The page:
Quazi Habibul Awal, the new chief election commissioner, and his team have plenty of time in hand to prepare for the next parliamentary election not due before the end of 2023. Since the country's figure-head president picked up the five-member commission Awal, a former senior secretary, and his fellow commissioners have been talking to an aggressive media on how they will hold a free, fair and inclusive general election in a fearless manner. No, the new Election Commission is not under any pressure whatsoever from any political party in regard to its responsibility, said the CEC on Tuesday on the eve of the National Voters Day. "It is possible for ensure equal opportunity for all in the election if the commission can appropriately exercise its power provided in the constitution and the law," he said. In separate remarks he continued to assert that his commission will leave no stone unturned in trying to help the political parties (including BNP) reach a consensus on holding a free and fair election. In apparent reference to BNP's rejection of the new EC, Awal likened the future balloting with the ongoing war in Ukraine with a piece of advice: Don't leave the election field and hold on until the end like the Ukraine president Volodymyr Zelensky who is not giving up despite being pounded by Russian troops.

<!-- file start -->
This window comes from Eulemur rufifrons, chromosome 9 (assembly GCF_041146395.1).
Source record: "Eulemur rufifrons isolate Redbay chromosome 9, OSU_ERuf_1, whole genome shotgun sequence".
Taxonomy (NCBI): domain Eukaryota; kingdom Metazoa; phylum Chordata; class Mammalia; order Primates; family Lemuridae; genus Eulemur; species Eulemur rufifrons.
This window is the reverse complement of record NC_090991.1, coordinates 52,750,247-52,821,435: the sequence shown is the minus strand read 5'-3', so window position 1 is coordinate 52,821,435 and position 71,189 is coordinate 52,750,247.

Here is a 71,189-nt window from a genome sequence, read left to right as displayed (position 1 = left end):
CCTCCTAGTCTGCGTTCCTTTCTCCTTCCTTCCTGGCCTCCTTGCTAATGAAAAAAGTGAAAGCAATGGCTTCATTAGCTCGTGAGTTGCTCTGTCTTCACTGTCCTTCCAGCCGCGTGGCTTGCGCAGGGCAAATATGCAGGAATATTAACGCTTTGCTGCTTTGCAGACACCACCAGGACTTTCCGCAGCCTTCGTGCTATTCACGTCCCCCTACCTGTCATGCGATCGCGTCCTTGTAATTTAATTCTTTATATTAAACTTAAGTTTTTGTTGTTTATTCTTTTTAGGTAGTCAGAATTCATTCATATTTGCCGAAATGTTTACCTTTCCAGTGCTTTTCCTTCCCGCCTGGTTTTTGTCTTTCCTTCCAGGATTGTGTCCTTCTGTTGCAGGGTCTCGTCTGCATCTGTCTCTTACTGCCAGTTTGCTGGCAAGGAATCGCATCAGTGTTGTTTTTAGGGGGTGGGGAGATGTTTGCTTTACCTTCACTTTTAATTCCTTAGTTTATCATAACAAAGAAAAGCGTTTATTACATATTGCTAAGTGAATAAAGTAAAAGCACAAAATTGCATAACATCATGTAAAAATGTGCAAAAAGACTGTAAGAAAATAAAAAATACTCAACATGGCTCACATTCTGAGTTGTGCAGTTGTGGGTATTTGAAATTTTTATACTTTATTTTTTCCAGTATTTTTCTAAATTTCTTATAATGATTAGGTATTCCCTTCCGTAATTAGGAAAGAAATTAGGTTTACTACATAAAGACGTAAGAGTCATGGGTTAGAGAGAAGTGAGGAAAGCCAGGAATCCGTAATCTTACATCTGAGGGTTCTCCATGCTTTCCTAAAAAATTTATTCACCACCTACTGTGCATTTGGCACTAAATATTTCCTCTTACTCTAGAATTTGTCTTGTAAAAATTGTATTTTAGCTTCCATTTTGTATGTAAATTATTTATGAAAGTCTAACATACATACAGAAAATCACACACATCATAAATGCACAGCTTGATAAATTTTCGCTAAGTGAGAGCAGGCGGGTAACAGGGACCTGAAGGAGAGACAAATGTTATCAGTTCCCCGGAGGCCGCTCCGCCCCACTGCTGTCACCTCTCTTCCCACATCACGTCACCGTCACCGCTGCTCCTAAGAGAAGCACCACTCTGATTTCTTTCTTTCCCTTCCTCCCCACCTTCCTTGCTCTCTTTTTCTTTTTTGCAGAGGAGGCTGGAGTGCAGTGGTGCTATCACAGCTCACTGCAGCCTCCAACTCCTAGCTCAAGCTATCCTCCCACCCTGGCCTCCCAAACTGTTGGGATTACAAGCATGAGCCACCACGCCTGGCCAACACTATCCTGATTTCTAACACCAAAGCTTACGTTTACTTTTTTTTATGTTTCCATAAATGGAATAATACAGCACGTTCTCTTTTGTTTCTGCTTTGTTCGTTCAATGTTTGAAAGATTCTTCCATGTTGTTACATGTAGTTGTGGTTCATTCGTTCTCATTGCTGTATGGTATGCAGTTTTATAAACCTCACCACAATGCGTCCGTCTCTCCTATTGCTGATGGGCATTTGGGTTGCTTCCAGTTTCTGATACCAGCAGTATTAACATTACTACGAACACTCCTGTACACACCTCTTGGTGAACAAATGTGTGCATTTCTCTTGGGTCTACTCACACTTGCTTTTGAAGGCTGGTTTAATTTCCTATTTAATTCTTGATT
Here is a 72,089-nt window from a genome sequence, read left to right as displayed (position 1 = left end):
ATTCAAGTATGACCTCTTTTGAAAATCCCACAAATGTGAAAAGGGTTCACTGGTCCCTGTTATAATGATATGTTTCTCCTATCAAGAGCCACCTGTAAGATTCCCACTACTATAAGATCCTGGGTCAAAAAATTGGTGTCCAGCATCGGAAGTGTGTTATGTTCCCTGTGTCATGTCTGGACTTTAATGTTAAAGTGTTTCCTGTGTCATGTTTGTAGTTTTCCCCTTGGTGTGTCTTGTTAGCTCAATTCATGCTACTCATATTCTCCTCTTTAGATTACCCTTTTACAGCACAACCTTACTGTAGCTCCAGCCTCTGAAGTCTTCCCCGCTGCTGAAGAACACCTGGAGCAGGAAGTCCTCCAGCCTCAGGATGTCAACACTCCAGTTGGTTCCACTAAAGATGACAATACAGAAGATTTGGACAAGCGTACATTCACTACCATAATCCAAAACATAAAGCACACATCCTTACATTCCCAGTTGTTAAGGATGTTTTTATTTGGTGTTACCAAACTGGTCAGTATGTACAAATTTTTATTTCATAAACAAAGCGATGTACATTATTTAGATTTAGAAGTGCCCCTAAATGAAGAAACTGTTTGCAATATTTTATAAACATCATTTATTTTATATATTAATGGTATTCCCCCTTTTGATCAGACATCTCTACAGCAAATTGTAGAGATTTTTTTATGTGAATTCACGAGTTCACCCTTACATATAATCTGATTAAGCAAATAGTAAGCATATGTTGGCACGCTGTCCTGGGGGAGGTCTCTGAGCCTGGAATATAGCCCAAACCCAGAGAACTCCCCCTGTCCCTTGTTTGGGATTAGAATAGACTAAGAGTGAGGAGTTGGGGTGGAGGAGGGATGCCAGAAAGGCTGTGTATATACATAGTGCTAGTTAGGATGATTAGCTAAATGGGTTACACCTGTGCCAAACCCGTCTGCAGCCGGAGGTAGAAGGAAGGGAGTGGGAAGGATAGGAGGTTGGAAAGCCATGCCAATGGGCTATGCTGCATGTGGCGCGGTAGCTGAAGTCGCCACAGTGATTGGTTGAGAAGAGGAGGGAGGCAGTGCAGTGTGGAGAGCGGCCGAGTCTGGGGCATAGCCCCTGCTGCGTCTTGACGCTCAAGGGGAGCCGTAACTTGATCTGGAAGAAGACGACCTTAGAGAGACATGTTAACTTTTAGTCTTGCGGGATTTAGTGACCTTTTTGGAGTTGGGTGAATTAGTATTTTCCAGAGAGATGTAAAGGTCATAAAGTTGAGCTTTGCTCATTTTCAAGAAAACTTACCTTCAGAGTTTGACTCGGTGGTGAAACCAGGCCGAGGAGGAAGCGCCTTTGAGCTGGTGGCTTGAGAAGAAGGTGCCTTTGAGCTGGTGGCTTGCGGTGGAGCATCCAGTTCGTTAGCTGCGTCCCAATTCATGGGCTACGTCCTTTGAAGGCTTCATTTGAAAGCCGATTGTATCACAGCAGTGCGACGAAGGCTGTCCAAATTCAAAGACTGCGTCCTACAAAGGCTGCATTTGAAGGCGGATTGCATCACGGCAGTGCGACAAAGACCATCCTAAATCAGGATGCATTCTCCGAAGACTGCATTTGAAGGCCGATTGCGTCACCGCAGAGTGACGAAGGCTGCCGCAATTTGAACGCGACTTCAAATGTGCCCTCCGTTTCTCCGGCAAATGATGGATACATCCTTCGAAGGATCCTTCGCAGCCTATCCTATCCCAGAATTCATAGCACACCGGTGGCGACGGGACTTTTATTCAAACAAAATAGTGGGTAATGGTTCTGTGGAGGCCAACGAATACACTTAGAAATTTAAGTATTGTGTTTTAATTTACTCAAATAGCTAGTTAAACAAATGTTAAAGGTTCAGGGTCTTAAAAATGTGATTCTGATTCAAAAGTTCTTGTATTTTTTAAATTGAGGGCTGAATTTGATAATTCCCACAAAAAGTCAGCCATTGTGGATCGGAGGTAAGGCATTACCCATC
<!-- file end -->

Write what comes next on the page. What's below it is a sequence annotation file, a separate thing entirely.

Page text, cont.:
As the so-called honeymoon period is soon going to be over for the new EC the constitutional body faces a number of hurdles to overcome in reaching its goal of conducting a "beautiful election" as he has promised. His first challenge will obviously be to restore public credibility with the EC and the election process as a whole. The election watchdog's credibility reached a nadir during the five-year tenure of his disgraced predecessor KM Nurul Huda. The legacy of Huda, however, leaves for the new CEC enough lessons to learn, righting the wrongs and help voters to shake off their apathy towards vote. During Huda's time the country sadly witnessed a gradual decline in voters' turn-out from national to local level elections. So, bringing the voters back to ballot boxes with enough confidence that they will be able to cast their vote in a violence-free atmosphere without fear and intimidation should be the major hurdle for the new CEC to cross. That takes him to face the second test of persuading BNP and its allies to be brave enough to take up the challenge of fighting its arch rival ruling Awami League with ballots instead of staying away from it. How Awal, an experienced bureaucrat who weathered some challenges in his career, will mellow hardliner BNP is a million-dollar question. That BNP behaves like rudder-less ship on the stormy sea poses for the CEC even a bigger challenge. With BNP the problem is who is really at command in making strategic political decisions, especially in regard to its single-minded arrogant stand of saying NO to everything Prime Minister Sheikh Hasina's government does or offers. Provided Awal makes a breakthrough on the BNP stand-off he will surely make a big stride in its main goal making the next election inclusive and fought in field fair and even for all. We wish him success in its BNP mission.